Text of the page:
The giver and the gift

Part of the excitement of Christmas is expressed in the exchange of gifts.  It is a joy to receive gifts but also to give them and to see the face of the recipient.  I was delighted by the look of pleasure of my god-children on Christmas Eve as they unwrapped the gifts I had carefully chosen for them.

There are gifts of many kinds; some, like the freebies of big companies as a marketing ploy, can be nice to get but leave us unmoved.  Others, carefully chosen or made, reflecting the giver’s love for and intimate knowledge of us, evoke a deep sense of gratitude.

Of course, the exchange of gifts at Christmas should remind us of our joy in the greatest of gifts – the gift of the Incarnation: God choosing to come into our world in all its chaos and take on our humanity.  In this Christmas season, we realise anew that God loved us so much that he became a vulnerable baby, entering into our human experience to save us and to become THE ultimate gift for us.  Such a gift cannot but fill us with profound gratitude and a desire to express that gratitude: to allow ourselves to be a gift to the one who creates us in each moment.

God, who knows each of us intimately, is constantly pouring out gifts.  Perhaps as the year draws to a close, in this period between Christmas Day and Epiphany, it is a good time to reflect on the many gifts of God to us and to allow gratitude to deepen within us.  As you reflect on the past year, which relationships and experiences are you most grateful for?  What are the gifts of God that you treasure most?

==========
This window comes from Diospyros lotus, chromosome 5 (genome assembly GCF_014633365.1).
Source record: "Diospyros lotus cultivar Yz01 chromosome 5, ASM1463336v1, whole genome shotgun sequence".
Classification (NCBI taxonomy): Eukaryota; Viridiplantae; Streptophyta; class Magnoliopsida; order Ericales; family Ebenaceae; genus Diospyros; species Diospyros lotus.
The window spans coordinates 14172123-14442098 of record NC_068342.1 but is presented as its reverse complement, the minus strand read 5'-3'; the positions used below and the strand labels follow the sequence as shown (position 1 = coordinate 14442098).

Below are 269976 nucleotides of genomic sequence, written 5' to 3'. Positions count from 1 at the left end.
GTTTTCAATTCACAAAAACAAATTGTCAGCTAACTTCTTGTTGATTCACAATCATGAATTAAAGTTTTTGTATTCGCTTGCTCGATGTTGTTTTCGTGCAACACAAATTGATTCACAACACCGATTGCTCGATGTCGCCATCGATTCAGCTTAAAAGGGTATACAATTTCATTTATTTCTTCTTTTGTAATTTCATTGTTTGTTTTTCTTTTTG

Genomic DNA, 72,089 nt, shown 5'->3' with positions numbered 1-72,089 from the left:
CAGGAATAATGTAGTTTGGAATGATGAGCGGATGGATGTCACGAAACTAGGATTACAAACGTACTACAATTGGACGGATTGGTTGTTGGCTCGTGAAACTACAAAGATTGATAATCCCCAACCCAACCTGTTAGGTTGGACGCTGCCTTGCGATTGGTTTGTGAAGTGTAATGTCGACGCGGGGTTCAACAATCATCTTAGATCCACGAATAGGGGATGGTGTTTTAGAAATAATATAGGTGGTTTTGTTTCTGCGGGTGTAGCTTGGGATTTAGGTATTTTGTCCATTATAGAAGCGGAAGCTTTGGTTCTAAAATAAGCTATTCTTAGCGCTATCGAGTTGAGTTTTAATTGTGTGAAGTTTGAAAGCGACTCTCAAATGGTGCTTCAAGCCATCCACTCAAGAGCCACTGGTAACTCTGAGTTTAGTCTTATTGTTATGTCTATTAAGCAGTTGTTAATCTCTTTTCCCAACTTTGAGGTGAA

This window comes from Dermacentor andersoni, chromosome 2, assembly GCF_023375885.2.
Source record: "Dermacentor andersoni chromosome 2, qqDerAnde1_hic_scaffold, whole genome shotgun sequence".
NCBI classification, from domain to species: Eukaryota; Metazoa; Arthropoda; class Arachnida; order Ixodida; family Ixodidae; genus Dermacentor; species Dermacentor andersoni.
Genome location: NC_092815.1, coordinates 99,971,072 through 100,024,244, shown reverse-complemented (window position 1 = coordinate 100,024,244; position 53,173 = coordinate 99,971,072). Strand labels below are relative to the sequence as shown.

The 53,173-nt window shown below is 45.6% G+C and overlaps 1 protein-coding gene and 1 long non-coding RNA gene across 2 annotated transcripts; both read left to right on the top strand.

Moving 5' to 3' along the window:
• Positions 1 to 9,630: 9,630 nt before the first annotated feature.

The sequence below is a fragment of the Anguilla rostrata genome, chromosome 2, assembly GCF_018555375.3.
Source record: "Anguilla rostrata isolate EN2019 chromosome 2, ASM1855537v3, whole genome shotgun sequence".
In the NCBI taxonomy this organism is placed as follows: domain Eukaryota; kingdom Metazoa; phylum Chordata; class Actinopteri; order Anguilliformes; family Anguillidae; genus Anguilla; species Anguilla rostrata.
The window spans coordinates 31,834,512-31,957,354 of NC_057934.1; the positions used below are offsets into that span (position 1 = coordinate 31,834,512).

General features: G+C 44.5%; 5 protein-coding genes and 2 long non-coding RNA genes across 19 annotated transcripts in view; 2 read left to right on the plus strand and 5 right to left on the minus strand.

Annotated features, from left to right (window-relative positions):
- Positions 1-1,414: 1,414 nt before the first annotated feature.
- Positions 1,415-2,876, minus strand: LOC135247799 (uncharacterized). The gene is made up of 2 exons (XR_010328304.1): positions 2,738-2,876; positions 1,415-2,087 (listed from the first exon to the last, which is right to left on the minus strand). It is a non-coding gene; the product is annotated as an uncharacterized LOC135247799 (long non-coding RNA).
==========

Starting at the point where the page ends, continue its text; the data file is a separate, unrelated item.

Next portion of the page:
You may have identified gifts such as: health, your senses, the Eucharist, family, friendships, great leaders like Pope Francis and Nelson Mandela, meaningful work, holiday times, the gifts of creation.  You light upon particular experiences and encounters of this past year which have increased your faith, hope and love and allowed your relationship with God to deepen.

Gratitude evokes in us a desire to respond generously to the one who has gifted us.  St Ignatius of Loyola reminds us that “love is expressed more in deeds than words”.  When we think of God’s gifts to us and most importantly the gift of God’s self in the person of Jesus, we are impelled to respond to that gift by reaching out to others in love and service to show our gratitude in ways which are concrete and practical.  As we look forward to the year that lies ahead, our gratitude can enable us to respond more generously.  In that way we can be gift to others and even, awe-inspiringly, to God who is both Giver and Gift.

The Jesuit Poet Robert Southwell put it so beautifully 400 years ago:

“Gift better than Himself God doth not know,
Gift better than his God no man can see;
This gift doth here the giver given bestow,
Gift to this gift let each receiver be:
God is my gift, Himself He freely gave me,
God’s gift am I, and none but God shall have me.”

Dr Annemarie Paulin-Campbell
MEd (Wits); MA Christian Spirituality (London); PhD (UKZN)

Dr Annemarie Paulin-Campbell has worked in the area of Ignatian Spirituality for 19 years and heads up the work of the Jesuit Institute School of Spirituality. Her primary focus is the training and supervision of spiritual directors and the giving of retreats. She is also a registered Psychologist and her PhD focused on the interface between Christian Spirituality and Psychology. Annemarie is an editorial advisor to “The Way” journal of Spirituality and has authored a number of articles relating to the training of Spiritual Directors in an African context. She has contributed to several books, most recently co-authoring a book of Lenten Reflections: “Long Journey to the Resurrection”. She has contributed to international conferences and consultations in Spirituality in the United Kingdom; the United States; Rome; Spain, Ethiopia, Kenya and Zimbabwe.

a.paulin-campbell@jesuitinstitute.org.za @annemariepc_c
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